Fatal insomnia is a rare disorder that results in trouble sleeping. The problems sleeping typically start out gradually and worsen over time. Other symptoms may include speech problems, coordination problems, and dementia. It results in death within a few months to a few years.

It is a prion disease of the brain. It is usually caused by a mutation to the protein PrPC. It has two forms: fatal familial insomnia (FFI), which is autosomal dominant and sporadic fatal insomnia (sFI) which is due to a noninherited mutation. Diagnosis is based on a sleep study, PET scan, and genetic testing.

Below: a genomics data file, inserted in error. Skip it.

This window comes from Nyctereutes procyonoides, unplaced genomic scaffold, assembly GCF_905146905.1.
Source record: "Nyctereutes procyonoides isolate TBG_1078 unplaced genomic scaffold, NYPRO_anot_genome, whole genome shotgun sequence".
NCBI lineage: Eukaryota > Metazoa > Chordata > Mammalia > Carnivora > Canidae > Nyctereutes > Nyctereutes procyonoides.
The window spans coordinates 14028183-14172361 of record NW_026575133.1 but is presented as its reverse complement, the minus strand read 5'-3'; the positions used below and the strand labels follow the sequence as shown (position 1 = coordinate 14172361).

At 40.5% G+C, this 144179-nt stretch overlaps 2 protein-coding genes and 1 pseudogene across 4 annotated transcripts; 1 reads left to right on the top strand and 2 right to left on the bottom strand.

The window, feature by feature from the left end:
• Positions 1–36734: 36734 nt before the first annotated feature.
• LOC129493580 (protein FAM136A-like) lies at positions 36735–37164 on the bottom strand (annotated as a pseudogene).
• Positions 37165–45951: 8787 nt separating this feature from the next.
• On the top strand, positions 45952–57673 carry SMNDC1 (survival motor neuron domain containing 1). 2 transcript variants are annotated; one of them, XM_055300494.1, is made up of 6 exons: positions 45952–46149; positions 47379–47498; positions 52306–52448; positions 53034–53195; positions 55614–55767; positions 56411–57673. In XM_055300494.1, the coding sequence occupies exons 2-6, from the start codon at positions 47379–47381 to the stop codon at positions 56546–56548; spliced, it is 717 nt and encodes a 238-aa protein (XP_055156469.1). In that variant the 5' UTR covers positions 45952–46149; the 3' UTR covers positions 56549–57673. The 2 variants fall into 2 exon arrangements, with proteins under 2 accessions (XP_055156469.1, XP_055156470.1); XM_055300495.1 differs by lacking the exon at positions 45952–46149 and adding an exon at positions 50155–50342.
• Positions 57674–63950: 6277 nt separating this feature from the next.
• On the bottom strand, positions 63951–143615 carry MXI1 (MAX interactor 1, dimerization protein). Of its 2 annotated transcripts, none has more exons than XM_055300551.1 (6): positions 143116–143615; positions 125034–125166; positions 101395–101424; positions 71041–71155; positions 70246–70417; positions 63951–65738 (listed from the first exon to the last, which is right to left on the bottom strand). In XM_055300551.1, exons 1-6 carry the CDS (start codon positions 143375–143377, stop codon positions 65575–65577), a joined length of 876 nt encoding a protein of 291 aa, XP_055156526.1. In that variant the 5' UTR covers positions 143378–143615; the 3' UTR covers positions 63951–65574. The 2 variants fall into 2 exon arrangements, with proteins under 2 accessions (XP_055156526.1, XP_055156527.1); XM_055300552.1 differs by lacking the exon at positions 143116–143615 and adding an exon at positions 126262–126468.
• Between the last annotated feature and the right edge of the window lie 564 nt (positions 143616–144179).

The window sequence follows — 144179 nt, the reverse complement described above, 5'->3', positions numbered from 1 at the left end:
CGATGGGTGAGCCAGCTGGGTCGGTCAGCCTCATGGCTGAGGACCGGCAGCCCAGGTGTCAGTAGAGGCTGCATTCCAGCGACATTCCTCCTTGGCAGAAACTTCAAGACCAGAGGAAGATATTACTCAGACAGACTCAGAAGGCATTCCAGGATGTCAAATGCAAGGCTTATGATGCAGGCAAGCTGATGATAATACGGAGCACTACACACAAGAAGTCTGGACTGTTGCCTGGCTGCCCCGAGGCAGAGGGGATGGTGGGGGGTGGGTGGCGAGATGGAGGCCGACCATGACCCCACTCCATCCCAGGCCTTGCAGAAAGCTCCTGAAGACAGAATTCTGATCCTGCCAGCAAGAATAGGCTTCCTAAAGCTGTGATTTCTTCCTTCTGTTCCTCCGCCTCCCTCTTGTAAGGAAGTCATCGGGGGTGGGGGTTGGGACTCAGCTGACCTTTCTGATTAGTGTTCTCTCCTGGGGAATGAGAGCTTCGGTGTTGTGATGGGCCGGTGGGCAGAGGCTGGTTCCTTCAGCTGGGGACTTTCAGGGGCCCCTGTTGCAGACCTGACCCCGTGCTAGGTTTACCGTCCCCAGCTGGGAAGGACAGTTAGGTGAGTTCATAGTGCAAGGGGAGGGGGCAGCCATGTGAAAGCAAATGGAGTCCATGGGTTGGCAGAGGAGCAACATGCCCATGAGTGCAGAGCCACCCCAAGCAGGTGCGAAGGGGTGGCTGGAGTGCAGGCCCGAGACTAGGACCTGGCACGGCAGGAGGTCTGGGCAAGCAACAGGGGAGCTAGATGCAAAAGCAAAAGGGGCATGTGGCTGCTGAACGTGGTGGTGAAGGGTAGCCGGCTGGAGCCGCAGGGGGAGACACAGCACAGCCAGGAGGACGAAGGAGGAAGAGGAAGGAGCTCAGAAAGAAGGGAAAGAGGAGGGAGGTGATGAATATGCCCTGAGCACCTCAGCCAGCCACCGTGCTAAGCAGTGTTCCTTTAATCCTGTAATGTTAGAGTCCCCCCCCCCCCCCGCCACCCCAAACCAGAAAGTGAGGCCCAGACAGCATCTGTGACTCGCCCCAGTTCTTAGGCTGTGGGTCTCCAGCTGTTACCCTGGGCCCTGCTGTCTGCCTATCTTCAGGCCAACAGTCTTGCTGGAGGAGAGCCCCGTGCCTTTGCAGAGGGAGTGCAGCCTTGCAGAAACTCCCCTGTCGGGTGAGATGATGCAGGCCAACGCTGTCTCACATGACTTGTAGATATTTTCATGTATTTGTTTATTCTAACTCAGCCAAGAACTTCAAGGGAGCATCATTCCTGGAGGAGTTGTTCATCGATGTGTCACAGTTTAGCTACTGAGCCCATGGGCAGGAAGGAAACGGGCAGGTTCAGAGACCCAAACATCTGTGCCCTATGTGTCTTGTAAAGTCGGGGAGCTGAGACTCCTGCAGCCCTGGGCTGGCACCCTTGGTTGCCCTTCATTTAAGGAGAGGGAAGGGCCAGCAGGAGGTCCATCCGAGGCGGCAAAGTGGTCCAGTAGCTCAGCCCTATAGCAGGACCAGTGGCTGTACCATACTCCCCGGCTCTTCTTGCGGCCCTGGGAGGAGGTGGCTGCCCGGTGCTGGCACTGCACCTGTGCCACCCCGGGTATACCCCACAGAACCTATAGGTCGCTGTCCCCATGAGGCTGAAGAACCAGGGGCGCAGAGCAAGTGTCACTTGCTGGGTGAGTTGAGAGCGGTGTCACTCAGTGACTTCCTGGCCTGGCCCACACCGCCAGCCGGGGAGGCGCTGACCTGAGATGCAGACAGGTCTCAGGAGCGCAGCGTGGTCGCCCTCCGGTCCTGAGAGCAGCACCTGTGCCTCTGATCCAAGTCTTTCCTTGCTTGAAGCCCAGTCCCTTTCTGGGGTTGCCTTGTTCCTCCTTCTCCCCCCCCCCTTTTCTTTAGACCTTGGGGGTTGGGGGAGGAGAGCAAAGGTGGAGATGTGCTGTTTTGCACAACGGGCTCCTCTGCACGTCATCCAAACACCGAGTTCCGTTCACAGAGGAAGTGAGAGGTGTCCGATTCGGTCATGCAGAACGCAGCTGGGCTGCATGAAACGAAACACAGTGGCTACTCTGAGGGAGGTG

Fatal insomnia has no known cure and involves progressively worsening insomnia, which leads to hallucinations, delirium, confusional states like that of dementia, and eventually death. The average survival time from onset of symptoms is 18 months. The first recorded case was an Italian man, who died in Venice in 1765.

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